Typically an improvement in your leg or foot pain will be the first benefit you will notice after this procedure, next an improvement in any "pins-and-needles", and lastly an improvement in any numbness (this may take a number of months or may in fact persist permanently). The scar will fade to a dull white mark over the next 12 months.
Desk-work people are advised to refrain from returning to full-employment for 6 weeks. Housewives (and house-husbands!) need a similar period of time to recover also. People with flexible work hours, and those that can complete their duties whilst standing upright may return to work after 3 weeks.
People who return to work too early have been shown to experience a greater degree of long-term back pain.
Athletes can usually return to full training in approximately 10 weeks, though each case will need to be judged on it's individual merits, taking factors such as the athlete's age, particular athletic activity, and body habitus into account.
You will be reviewed in the clinic after 6 weeks, and again 3 months later to confirm that your recovery has proceeded satisfactorily, and that further imaging tests or therapies are not required. You will have been given a regime of low-back muscle exercises by the physiotherapy department - it is important that these exercises become as regular a part of your daily routine as brushing your teeth!
Should you experience any unusual symptoms or signs either prior to your surgery or during your subsequent recovery period you must contact our office line immediately. Should that not be possible, we would advise you to seek immediate medical advice from a registered medical practitioner.
Urinary or faecal incontinence, urinary retention, constipation, difficulty breathing or completing sentences, new-onset numbness or leg weakness, a painful calf or thigh (especially if red or swollen) are all reasons to call us immediately, or to go to your local hospital emergency department.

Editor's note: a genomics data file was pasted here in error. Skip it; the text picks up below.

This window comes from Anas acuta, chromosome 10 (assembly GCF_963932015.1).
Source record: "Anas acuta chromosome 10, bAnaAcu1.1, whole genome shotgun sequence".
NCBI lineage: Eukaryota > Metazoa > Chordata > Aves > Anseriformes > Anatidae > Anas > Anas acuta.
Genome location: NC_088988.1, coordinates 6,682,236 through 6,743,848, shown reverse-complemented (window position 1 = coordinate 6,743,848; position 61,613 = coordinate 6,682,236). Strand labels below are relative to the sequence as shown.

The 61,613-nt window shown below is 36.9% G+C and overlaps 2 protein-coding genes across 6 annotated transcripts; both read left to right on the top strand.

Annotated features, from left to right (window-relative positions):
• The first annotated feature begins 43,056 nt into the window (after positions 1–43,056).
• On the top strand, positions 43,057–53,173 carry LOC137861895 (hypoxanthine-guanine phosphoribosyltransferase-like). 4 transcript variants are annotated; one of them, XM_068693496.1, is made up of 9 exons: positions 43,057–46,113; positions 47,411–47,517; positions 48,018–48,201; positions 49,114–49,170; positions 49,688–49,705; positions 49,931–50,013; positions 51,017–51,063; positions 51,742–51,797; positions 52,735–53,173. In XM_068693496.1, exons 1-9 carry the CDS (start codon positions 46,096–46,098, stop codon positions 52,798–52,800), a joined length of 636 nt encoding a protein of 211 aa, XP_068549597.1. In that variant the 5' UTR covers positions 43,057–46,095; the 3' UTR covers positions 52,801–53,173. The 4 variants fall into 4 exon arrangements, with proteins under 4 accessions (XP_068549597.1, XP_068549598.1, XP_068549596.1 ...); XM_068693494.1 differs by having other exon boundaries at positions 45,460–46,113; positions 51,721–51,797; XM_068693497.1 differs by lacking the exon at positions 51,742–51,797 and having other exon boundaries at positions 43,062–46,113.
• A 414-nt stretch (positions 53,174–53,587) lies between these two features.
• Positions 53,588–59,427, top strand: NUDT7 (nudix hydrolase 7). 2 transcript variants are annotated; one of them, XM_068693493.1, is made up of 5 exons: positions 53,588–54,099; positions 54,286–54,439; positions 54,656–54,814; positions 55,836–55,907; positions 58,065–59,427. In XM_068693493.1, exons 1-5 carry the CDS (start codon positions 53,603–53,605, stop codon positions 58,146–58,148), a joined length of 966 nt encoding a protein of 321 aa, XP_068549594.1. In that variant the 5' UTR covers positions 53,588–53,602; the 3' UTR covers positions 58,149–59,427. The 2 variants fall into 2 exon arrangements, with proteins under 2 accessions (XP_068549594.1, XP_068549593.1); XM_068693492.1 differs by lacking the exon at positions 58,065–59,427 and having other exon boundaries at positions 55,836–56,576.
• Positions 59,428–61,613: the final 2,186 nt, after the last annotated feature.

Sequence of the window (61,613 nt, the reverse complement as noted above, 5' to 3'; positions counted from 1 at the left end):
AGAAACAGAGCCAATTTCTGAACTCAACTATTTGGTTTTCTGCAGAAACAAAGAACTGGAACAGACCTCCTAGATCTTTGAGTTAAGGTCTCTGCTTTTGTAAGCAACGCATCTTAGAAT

Always tell your surgeon if you are taking Aspirin, Disprin, Plavix (Clopidrogel), Warfarin, Dipyridamole (Persantine), Asasantin, Aggrenox or if your medical condition has changed in any respect in the period of time prior to your procedure.
If you haven’t any health insurance cover, then spinal surgery in a private hospital can be expensive. My secretary can call the hospitals and get an all-in price for any procedures that I may recommend.
Whilst spinal surgery is expensive, the cost of not being able to work to full capacity is often more financially debilitating.
Yes. I would be very happy to see you and treat you in the public health system also in Tallaght University Hospital or Naas General Hospital. An unfortunate result of decades of inadequate resourcing of both the hospital network in general, and spinal surgery specifically, is an admittedly unacceptable long waiting time both to be seen in the outpatients clinic and to be operated on. All patients are seen and operated on on the basis of clinical need.